One summer, a few of the older girls (Lil and Dot Norman, Susie Coburn, and Helen Heino) went camping at Nixon Creek. The first night out they were badly frightened by weird noises, and crashing, in the bushes around their campsite; enough to bring them home at daylight. Charlie Mott was suspected of frightening them off to preserve his privacy. Two of the older boys, Rudy Hendrickson and Cyril Manus, quite often visited him to be regaled by hair raising stories of bank robberies, train robberies and daring escapes. He actually displayed bullet holes, in his shoulder and leg, which supposedly were received in gun fights at the time of these adventures. According to the boys, he was a superb marksman who never missed any target when showing off his prowess. At one time, Rudy entered the cabin and surprised him napping on the cot with his rifle beside him. In a flash, he was on his feet with his rifle aimed. Fortunately, he paused long enough to recognize Rudy before pulling the trigger.

Charlie Mott died in the Duncan Hospital in 1937. Shortly before his demise, two Pinkerton agents from the United States arrived at the hospital, having finally tracked down the man they had been searching for for many years. Knowing that death was very near, his doctors refused them permission to question or interview him.

As nearly as can be recalled, I clipped the accompanying article from a newspaper in about 1960. Is it just a strange coincidence that the content and time so closely parallel our story or could it be possible that the man we knew as Charlie Mott, who spent the last ten years of his life in the cabin at Nixon Creek, actually could have been Butch Cassidy?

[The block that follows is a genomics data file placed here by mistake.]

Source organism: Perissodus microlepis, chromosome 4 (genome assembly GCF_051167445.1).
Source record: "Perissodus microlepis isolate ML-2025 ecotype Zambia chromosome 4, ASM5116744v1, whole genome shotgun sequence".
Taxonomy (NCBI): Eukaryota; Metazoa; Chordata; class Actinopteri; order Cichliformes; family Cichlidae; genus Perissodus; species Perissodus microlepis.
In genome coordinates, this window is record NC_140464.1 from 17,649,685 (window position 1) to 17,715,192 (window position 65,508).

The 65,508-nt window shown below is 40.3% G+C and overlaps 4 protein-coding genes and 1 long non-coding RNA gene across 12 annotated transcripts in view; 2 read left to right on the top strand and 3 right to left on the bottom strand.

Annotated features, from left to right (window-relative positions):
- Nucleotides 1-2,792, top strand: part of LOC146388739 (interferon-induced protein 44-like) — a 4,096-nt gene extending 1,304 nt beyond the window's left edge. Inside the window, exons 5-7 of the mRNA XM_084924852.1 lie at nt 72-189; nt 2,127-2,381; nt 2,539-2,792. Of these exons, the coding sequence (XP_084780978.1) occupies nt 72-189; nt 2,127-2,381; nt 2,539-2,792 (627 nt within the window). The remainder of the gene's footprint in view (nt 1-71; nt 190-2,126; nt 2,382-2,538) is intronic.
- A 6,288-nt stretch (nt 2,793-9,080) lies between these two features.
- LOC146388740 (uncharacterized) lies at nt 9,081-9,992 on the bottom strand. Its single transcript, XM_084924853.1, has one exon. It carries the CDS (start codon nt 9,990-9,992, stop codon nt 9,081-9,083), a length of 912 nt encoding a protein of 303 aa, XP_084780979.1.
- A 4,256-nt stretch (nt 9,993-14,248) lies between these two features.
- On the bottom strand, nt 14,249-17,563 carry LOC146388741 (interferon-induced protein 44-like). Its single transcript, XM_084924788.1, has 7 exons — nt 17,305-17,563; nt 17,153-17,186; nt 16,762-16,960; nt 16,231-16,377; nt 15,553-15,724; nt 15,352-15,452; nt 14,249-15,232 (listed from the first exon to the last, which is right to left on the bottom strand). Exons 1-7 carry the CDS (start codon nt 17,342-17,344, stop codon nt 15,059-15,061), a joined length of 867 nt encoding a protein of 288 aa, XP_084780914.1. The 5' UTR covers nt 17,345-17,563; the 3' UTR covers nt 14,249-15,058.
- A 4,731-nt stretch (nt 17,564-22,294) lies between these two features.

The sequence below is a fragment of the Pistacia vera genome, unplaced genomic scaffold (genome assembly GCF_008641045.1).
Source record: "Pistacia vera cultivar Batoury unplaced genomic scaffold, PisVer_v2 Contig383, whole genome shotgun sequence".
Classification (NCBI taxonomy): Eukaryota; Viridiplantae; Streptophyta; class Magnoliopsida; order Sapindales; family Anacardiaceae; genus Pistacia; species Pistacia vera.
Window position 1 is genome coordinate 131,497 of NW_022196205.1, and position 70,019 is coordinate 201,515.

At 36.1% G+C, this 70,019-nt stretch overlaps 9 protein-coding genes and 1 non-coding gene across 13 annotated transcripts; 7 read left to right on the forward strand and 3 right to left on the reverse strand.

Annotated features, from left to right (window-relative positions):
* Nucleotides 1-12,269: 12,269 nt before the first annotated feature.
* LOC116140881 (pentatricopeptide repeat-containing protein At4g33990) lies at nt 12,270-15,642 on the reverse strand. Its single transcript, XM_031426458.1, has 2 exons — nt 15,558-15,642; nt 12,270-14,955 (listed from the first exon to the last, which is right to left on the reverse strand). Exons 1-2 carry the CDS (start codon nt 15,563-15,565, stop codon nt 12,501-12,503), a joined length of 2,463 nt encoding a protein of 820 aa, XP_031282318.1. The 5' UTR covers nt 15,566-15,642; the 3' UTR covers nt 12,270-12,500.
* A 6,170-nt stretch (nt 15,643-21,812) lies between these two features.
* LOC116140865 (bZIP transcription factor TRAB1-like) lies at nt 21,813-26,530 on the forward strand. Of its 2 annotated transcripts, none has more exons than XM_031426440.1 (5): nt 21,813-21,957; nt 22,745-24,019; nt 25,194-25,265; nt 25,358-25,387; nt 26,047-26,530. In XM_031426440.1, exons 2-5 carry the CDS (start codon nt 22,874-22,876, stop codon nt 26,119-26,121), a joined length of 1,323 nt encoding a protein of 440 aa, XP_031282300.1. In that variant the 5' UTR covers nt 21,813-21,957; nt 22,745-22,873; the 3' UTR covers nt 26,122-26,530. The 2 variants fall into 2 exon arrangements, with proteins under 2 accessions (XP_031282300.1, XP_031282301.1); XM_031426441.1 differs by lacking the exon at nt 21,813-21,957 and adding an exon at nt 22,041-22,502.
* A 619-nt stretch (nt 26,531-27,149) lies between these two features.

By Margaret McGowan

Butch's fate still a puzzle
What happened to Butch Cassidy, leader of the turn-of-the-century Wild Bunch that robbed trains and banks in the West? The question still bothers history buffs. Cassidy's fate has been a puzzle for nearly 75 years. The movie, Butch Cassidy and the Sundance Kid, with its enigmatic ending showing Cassidy and Sundance shooting away at Uruguayan soldiers surrounding them, created a new wave of interest. Cassidy, whose real name was Robert Parker, was the subject of debate at a meeting this weekend of the National Association for Outlaw & Lawman History. What's known for certain about the Wild Bunch is that it existed from about 1896 to 1901, based in Wyoming, and ranged around the West on horseback, holding up banks and trains and taking as much as $30,000 at a crack. William Linn, vice-president of Pinkerton's Inc., whose agents trailed the Wild Bunch across the West, said a "preponderance indicates Cassidy and Harry Longbaugh, the Sundance Kid, were slain after fleeing to Uruguay. But "Cowboy Joe" Marsters, 82, of Doyle, California, claiming to be the last man alive to have ridden with the Wild Bunch, said he saw Cassidy alive in the U.S. as late as 1915. Cassidy's sister, Lula Betenson of Circleville, Utah, said she saw her brother in 1927. Mrs. Betenson, now in her *0s, said Cassidy lived out his life in the Pacific Northwest and died in 1937. Just where, she said, is a "family secret." Tim Dullenty of Kennewick, Washington, a writer, said his research showed Cassidy died a natural death in 1937 in Spokane, Wash. Cassidy, 71 at the time, was a respectable businessman living under the assumed name of William T. Phillips, Dullenty said.